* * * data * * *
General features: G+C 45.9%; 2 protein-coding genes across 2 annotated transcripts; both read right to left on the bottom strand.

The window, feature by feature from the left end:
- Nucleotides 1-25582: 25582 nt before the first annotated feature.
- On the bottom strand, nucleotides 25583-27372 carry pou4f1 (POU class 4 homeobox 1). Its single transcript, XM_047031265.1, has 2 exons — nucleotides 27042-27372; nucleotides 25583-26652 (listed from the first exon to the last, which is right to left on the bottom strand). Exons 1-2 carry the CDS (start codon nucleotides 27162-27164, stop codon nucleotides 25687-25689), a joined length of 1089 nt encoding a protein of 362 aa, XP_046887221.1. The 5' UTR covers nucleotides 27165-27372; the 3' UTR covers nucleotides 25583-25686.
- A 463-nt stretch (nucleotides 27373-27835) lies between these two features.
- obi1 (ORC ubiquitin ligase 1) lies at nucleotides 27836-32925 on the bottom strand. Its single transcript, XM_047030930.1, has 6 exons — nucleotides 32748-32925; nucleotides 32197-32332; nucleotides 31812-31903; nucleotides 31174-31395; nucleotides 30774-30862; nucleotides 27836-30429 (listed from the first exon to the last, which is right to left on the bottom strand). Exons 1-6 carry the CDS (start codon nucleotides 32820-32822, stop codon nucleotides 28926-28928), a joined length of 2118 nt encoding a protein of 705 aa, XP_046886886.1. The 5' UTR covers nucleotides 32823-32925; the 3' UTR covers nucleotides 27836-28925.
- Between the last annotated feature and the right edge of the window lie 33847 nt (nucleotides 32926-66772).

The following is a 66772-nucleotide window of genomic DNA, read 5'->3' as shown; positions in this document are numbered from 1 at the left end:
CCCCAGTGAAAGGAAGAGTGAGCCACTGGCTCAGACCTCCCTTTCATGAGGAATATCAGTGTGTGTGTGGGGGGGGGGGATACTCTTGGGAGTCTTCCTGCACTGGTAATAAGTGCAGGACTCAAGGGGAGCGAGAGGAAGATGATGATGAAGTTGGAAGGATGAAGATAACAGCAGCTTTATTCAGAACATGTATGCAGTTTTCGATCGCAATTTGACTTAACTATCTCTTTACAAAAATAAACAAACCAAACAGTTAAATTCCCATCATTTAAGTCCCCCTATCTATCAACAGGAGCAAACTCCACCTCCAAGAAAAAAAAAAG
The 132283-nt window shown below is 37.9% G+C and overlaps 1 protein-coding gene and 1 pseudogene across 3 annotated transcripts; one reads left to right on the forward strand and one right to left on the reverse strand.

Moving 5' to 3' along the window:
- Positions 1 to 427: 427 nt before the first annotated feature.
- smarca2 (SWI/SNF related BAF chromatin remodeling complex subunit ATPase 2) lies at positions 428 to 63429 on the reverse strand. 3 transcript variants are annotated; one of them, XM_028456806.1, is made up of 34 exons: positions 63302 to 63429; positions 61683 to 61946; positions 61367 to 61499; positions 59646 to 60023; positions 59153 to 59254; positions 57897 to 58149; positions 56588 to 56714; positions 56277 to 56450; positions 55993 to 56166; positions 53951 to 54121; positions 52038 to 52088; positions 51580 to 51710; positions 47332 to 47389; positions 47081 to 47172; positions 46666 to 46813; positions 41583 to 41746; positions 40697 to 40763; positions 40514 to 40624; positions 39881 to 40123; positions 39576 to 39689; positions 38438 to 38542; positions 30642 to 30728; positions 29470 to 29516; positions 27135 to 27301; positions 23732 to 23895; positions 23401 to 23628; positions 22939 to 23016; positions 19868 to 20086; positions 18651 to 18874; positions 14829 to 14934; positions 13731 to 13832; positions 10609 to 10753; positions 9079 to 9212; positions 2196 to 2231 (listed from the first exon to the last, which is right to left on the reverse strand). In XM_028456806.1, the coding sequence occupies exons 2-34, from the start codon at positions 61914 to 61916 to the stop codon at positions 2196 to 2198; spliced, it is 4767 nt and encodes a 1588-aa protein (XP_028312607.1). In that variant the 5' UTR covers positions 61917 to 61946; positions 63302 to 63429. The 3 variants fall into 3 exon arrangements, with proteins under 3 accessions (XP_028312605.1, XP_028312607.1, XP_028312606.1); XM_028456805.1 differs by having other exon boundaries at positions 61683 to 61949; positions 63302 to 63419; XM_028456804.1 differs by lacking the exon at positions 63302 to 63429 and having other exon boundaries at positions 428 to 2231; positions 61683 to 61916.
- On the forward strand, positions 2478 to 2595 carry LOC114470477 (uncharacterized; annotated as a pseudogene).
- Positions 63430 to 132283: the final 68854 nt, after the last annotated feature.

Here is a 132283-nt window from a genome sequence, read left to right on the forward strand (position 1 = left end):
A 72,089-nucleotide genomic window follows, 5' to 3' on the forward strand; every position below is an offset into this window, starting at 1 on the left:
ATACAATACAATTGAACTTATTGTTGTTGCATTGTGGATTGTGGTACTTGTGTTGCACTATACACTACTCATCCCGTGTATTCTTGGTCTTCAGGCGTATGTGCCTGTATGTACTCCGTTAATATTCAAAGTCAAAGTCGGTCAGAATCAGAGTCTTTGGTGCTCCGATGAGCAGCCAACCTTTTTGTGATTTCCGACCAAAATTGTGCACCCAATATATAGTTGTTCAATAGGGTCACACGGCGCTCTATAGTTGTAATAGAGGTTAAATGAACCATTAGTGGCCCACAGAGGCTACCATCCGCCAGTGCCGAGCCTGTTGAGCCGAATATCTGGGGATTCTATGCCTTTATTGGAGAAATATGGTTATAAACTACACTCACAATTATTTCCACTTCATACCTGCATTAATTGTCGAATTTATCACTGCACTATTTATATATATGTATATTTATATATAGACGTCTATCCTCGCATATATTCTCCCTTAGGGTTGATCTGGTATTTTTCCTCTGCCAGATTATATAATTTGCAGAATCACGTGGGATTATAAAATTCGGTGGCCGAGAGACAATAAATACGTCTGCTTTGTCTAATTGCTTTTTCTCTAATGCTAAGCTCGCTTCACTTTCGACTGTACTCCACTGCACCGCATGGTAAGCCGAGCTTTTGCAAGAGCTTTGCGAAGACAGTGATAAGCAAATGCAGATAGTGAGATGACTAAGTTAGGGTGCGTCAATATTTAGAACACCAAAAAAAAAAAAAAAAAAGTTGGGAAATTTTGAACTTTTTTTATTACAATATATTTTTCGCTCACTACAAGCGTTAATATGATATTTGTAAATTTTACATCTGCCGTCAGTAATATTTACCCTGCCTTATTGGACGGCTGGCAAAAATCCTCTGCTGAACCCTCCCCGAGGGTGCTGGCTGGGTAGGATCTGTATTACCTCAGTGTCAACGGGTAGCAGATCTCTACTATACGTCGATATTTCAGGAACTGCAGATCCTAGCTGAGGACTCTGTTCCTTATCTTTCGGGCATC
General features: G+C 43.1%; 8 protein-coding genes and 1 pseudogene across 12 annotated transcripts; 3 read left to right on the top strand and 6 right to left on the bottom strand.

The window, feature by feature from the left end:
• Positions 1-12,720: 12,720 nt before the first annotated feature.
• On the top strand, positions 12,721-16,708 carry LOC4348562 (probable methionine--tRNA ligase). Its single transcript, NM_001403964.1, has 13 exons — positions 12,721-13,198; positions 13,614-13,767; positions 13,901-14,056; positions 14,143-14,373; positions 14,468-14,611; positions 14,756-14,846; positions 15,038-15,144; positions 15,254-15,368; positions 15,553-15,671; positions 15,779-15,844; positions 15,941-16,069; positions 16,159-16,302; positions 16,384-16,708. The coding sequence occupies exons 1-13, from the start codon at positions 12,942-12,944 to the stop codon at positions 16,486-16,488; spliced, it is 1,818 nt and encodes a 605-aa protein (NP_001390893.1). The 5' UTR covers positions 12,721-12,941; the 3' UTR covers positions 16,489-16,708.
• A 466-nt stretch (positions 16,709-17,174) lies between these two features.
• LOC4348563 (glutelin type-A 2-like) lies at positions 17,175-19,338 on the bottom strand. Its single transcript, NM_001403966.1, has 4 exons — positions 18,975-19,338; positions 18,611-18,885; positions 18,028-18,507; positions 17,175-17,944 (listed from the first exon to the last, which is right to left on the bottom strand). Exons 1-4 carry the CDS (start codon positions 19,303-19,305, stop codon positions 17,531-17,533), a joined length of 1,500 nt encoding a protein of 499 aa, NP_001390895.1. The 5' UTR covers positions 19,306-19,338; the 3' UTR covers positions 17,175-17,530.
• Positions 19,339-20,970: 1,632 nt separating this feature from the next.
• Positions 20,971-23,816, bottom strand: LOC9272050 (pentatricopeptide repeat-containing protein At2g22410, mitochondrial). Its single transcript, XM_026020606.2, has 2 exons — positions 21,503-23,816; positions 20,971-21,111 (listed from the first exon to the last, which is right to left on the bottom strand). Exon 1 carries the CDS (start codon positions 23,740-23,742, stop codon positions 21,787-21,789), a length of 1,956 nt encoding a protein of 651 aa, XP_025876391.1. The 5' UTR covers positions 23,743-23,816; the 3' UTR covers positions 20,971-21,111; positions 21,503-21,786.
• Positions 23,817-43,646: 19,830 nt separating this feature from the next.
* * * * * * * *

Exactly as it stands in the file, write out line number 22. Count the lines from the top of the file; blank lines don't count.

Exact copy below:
• On the top strand, positions 12,721-16,708 carry LOC4348562 (probable methionine--tRNA ligase). Its single transcript, NM_001403964.1, has 13 exons — positions 12,721-13,198; positions 13,614-13,767; positions 13,901-14,056; positions 14,143-14,373; positions 14,468-14,611; positions 14,756-14,846; positions 15,038-15,144; positions 15,254-15,368; positions 15,553-15,671; positions 15,779-15,844; positions 15,941-16,069; positions 16,159-16,302; positions 16,384-16,708. The coding sequence occupies exons 1-13, from the start codon at positions 12,942-12,944 to the stop codon at positions 16,486-16,488; spliced, it is 1,818 nt and encodes a 605-aa protein (NP_001390893.1). The 5' UTR covers positions 12,721-12,941; the 3' UTR covers positions 16,489-16,708.